The smartest early birds pair juice with the Açaí Bowl. Here, açaí meets Greek yogurt…meets seasonal fruit, pomegranate, chia, toasted coconut and crusted almonds. Seasonal fruit on a spring morning meant strawberries, mango, bananas and blueberries on top of the dark purple açaí smoothie that blends with Greek yogurt like yin and yang. It satisfies the morning’s protein requirement with chia and cinnamon-coated almonds; pomegranate bursts through now and then, and the toasted coconut proved to be the perfect finishing touch. It’s got just enough “feel-good” to taste good and do your body good.

Green Acres

A Pork Belly Biscuit is simply too tempting to ignore, served in a messy stack on an open buttermilk biscuit, easily three times the size of the petit appetizer. Slow braised pork belly, pleasantly smoky, catches melting egg yolk and black pepper aioli, all on a bed of wilted spinach and cherry tomatoes. Ida has finished it with Tabasco Hollandaise that, while scrumptious, isn’t risky. I wonder if an extra shake or two of Tabasco could have single-handedly stolen the show—but the whole biscuit is devoured in record time regardless.

They say that if you’re going to eat dessert, it’s best to do it early in the day. In this regard, Ida has you covered. Strawberry Shortcake French Toast: bless your heart. Three slabs of warm Angel’s Food Cake arrive topped with strawberries, strawberry and maple syrup, whipped cream and a pinch of powdered sugar. It’s sweet. It’s very sweet. Sugar on sugar, French toast and strawberry shortcake have linked arms, all the more decadent as a couple. Prepare yourself for the impending sugar crash, preferably with another cup of coffee and a side order of bacon and eggs.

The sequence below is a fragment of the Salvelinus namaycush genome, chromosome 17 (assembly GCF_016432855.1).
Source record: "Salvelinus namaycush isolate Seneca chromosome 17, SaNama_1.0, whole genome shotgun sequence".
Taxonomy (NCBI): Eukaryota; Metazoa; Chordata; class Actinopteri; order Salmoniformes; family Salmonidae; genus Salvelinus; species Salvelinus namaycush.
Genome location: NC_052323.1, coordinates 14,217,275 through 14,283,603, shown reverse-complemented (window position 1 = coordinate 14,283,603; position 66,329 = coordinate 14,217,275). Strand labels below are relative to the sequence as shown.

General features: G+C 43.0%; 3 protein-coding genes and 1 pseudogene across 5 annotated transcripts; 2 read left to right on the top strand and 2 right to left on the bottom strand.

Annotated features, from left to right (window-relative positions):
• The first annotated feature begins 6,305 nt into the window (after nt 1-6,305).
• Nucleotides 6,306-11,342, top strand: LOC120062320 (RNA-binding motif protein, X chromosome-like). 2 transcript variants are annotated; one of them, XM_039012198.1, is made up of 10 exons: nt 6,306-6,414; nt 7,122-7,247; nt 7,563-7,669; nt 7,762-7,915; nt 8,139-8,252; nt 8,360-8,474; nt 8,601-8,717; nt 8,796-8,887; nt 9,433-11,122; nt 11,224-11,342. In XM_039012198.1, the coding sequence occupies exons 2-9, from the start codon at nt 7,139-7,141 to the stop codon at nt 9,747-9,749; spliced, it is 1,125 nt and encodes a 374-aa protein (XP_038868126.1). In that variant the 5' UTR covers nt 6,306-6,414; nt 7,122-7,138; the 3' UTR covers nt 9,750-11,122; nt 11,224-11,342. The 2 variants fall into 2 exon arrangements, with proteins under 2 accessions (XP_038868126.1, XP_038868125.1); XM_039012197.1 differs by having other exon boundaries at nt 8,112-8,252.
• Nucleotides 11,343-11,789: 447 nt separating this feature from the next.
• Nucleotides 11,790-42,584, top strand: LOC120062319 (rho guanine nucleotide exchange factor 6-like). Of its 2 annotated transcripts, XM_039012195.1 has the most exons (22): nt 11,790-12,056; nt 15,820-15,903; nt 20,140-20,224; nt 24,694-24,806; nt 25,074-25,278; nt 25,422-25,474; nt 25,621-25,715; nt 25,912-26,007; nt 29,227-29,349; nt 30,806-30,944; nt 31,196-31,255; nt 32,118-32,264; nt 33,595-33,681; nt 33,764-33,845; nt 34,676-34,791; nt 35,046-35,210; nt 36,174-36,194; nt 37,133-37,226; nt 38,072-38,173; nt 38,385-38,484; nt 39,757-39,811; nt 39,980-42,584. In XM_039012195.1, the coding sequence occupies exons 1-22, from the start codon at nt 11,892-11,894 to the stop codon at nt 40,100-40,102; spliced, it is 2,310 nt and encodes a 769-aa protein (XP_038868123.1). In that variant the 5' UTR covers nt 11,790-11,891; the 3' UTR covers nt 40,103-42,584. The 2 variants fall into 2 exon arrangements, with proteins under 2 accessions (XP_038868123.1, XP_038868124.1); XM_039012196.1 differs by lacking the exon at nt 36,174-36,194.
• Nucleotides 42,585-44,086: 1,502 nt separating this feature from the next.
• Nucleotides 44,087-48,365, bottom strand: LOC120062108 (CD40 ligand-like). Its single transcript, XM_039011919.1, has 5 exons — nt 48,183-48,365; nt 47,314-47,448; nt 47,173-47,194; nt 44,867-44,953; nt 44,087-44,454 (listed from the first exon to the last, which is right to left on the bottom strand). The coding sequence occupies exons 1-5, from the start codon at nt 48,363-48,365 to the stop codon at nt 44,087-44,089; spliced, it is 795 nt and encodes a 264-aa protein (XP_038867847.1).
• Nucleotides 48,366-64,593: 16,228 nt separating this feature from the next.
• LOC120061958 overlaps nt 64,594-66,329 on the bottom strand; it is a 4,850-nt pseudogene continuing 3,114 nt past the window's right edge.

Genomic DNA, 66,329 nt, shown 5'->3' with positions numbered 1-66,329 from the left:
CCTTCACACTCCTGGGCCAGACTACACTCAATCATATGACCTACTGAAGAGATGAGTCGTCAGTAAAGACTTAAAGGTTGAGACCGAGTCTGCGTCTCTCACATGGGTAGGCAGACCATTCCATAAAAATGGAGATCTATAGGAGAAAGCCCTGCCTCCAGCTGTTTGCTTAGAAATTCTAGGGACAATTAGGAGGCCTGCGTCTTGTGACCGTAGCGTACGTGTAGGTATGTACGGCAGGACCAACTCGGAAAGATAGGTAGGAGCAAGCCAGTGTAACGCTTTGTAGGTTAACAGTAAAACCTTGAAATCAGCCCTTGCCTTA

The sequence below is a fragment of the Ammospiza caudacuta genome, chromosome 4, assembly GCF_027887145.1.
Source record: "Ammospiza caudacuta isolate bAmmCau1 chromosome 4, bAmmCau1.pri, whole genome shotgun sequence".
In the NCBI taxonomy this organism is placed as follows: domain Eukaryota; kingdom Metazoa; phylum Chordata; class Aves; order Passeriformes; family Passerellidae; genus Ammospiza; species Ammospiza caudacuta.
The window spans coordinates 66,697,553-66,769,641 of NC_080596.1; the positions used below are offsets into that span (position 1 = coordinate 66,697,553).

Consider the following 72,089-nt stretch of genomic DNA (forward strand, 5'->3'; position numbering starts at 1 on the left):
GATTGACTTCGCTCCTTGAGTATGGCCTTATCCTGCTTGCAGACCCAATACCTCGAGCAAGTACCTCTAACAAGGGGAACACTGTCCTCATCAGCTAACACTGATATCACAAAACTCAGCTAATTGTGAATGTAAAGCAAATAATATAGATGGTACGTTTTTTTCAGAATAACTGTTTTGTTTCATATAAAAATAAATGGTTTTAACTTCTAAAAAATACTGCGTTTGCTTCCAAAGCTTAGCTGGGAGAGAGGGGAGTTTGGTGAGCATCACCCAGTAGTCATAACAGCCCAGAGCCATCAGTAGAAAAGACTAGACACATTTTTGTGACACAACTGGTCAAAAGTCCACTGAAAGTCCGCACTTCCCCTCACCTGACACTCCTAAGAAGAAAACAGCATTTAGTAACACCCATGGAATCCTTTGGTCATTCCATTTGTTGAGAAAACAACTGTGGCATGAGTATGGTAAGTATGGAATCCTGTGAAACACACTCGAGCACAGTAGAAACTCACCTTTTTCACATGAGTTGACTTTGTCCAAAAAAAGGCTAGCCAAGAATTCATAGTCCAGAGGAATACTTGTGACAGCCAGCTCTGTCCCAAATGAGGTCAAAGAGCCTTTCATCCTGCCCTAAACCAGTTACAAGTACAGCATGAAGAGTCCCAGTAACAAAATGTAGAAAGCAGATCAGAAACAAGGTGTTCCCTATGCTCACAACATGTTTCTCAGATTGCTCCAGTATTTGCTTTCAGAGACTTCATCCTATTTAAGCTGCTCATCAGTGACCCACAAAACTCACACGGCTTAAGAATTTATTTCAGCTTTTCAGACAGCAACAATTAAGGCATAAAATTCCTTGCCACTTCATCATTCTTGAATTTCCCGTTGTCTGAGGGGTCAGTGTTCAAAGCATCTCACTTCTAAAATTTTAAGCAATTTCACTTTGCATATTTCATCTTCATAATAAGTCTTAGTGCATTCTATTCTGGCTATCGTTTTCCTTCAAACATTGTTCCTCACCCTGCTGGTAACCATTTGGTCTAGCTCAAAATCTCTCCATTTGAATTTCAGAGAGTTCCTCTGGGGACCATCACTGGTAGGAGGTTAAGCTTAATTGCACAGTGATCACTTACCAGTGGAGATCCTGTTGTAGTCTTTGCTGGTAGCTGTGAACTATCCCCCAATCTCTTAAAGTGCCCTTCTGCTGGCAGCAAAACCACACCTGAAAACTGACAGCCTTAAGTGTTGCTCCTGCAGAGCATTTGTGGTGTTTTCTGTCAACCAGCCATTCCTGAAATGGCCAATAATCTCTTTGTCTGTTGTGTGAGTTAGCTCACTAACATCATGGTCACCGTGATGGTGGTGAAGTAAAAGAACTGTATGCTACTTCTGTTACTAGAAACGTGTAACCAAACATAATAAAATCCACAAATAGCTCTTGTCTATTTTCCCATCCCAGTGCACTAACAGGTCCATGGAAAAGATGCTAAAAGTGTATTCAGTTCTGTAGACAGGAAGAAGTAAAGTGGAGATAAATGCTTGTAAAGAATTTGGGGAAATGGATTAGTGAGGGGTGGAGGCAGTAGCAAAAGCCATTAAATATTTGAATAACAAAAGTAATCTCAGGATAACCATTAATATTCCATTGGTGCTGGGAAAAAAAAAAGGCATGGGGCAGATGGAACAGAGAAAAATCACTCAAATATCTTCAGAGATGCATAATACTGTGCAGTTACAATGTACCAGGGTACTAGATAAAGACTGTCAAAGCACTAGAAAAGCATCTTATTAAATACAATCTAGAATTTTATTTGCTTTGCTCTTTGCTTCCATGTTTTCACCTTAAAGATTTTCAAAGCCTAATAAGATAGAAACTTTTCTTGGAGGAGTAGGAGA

Strawberry Shortcake French Toast

Can it even be called breakfast without pancakes? My brain says yes; my heart argues no. The menu, or “Savory Psalms,” offers three varieties: blueberry, banana and chocolate, as well as a flight where you can order one of each. Blueberry is classic and an easy order. Ida Claire’s version promises blueberry-cardamom compote, butter and yogurt whipped cream. It exceeds expectations. Ida is well-versed in the art of plate-sized, cloud-fluffy pancakes served hot and practically melting under streams of blueberry compote warmed with aromatic cardamom. They are airy yet substantial with a fresh berry taste that just feels like summer. The final flourish is yogurt whipped cream, a clever trick that sneaks in a dollop of yogurt resulting in a lighter, tangier topping that feels more appropriate at breakfast than traditional whipped cream.

Ida Claire’s Airstream

Comfort is sewn into the very seams of Ida Claire and possibly poured into the foundation of the building. The tables, decor and cushioned chairs may look old, but these are purposeful touches of rust and age. Every meal is wholesome and most border on gloriously heathen extravagance, flavor and fun in fairly equal measure; but more than food, Ida Claire offers character. One specific character, to put a fine point on it.

Ida slightly prefers delicious over nutritious. She likes old things with lots of value and slow weekend brunches out in the garden. She repurposes everything around her with passion that may border on obsession, and she doesn’t put a single item on the menu without a loving twist you won’t find anywhere else.